I hesitate to give advice because I think every author’s experience is very much unique. But I do think the more information you have to choose from, the better to find your own path. Here’s what I believe, and what I always keep in mind:

  • NEVER give up
  • If you send out 20 query letters and receive 20 rejections or no responses, send out 30 more
  • If 20 agents turn you down, approach 30 more
  • If your writing isn’t strong enough, take classes, join groups, read writing books, rewrite-rewrite-rewrite
  • If you’ve written one book, write another
  • Constantly look for ideas, tips, and advice BUT: only use what fits. I

I don’t think there are any hard and fast rules--including everything I’ve just said. Except…
NEVER give up!

Tell us about your membership in writer’s groups and how you believe they’ve helped your career?

I’m pleased to say I’m a member of Sisters in Crime (National, LA, and Southern Nevada Chapters), Public Safety Writers Association (PSWA), and Wizards of Words (WOW). Without the information, networking opportunities, meetings, and conferences provided by these organizations I’d be floundering helplessly in the “promotions sea.” Not that I’ve yet got the hang of it, but without the information and opportunities they’ve provided, I wouldn’t have taken the steps I have.

I remember my first days when the reality of doing my own promotions was upon me. Of course, if I’d been paying attention, I could have been better prepared. I survived those early days by scouring other author’s websites for clues on how to proceed. Several of those authors and many others I’ve since met have been generous and gracious guiding lights. Most recently, I’ve also been following the excellent offerings at Writers in Residence—a group of very savvy authors.

I’m not in a critique group, and I’m not sure they are my cup of tea, but my book club/reading group “Books and Cooks” has been an emotional connection I’d be lost without.

Do you have any upcoming book signings or appearances? If so, give us all the details.

Yes, I do. And I’m finding one of the most enjoyable aspects of being a published author is meeting readers and other authors. Earlier in October was the Central Coast Book and Author Festival in San Luis Obispo, and the Western Railroad Museum in Barstow. Here’s the remainder of my Fall, 2009 schedule. I’m hoping to add a couple bookstore signings. I maintain my event schedule on my website.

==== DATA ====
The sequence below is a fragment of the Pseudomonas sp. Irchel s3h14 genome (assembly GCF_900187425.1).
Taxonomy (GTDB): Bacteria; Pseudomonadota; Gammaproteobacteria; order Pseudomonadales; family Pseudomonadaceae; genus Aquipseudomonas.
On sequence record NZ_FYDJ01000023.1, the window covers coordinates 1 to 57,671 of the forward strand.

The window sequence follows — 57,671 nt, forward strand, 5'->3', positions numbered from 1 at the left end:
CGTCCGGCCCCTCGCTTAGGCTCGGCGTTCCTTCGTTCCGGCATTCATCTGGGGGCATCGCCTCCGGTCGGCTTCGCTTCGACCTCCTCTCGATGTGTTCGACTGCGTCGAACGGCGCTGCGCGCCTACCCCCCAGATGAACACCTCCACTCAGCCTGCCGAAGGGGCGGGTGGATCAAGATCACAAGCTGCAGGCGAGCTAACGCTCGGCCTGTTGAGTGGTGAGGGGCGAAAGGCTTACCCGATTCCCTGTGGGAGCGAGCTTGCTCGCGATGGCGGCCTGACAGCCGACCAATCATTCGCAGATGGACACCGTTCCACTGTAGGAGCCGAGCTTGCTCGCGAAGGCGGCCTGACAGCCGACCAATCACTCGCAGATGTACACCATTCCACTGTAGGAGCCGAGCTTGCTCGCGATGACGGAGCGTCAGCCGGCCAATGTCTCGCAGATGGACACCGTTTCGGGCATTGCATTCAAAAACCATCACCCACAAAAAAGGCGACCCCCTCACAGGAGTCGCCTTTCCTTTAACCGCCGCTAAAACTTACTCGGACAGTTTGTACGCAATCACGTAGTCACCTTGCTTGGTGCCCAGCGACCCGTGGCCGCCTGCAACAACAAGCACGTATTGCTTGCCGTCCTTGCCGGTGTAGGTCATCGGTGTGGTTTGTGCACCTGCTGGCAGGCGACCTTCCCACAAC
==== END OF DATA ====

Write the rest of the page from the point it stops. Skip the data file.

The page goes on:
November 7, 9 A.M. to 3 P.M. – Pistachio Festival, Newberry Springs, CA
November 21, 10 A.M. to 2 P.M. - Oakhurst Library Book Fest, Oakhurst, CA
December 5th-6th, 9 A.M. to 4 P.M. - Santa’s Art Shop - Fairgrounds, Ridgecrest, CA

Here’s your opportunity to tell us anything else you care to share.

Take the time to enjoy the process. A multi-book author in several genres, Dorothy Howell, shared that advice at a panel discussion I participated in. I pass it on because I think it’s so true, not only about writing, but life in general. Still, I have to constantly remind myself to enjoy!

What are the addresses of your website(s) and blog(s):

I love hearing from readers and authors. I can be contacted via emails or website comments. My website address is, my blog site is, and my email address is

Thanks, Linda, for a thought provoking and fun interview!


  1. Nice interview, Madeline. I learned a little more about you. And by the way, the Oakhurst Library bookfest has been cancelled.

  2. As always, Madeline, you are right on the money with your advice. My first manuscript wasn't getting attention, and then I realized I wasn't sending it out enough!

    Other authors provide a wealth of advice, whether they put it into words or you just pick it up from their writing. I looke to books by Pamela Samuels-Young when my pages aren't turning, Hannah Dennison when my protagonist's life isn't complicated enough, and you when my setting isn't alive.

    Great interview

  3. I'm always appalled when I hear of teachers discouraging potential writers from pursuing a writing career. Craft can be learned; the need to write is inborn. How empty the bookshelves would be if you had listened to these "educators."

    Keep writing so the rest of us can learn more about the Mojave and your characters.

  4. http://mysteriesandchitchat.blogspot.com10/25/2009 4:32 PM

    I'm in complete agreement! Write what you'd like to read. I think that gives an author a comfort level and a familiarity with the genre.

    And, don't give up. If it's in your heart, keep going. That should be an author's mantra - DON'T GIVE UP, DON'T GIVE UP.

  5. Thank you, Linda, for this informative and enlightening interview with Madeline.
    I enjoyed getting to know Madeline a little better.
    I agree with Sunny, what a shame that any teacher could discourage someone from writing. But it was in your heart, Madeline, and it was bound to come out, which it did!
    Congrats on your PSWA award, and best wishes as you finish working on Reticence of Ravens.
    Thanks for all of your tips. You're an inspiration!

  6. I'm inspired to resend my query letter out again. I belong to Publishers Marketplace, so there are hundreds of agents to choose from. Thanks.

    Stephen Tremp

  7. Madeline - It's a pleasure having such an inspiration on the Author Exchange Blog! And thank you, everyone else, for sharing your thoughts. This exchange of helpful information is what it's all about for me, as the blog's host. Happy Monday!

  8. Very interesting interview! You offer encouragement to other writers. Congratulations on your publications.

    Jacqueline Seewald
    THE DROWNING POOL, Five Star/Gale 2009
    THE INFERNO COLLECTION, Five Star hardcover, Wheeler large print 2008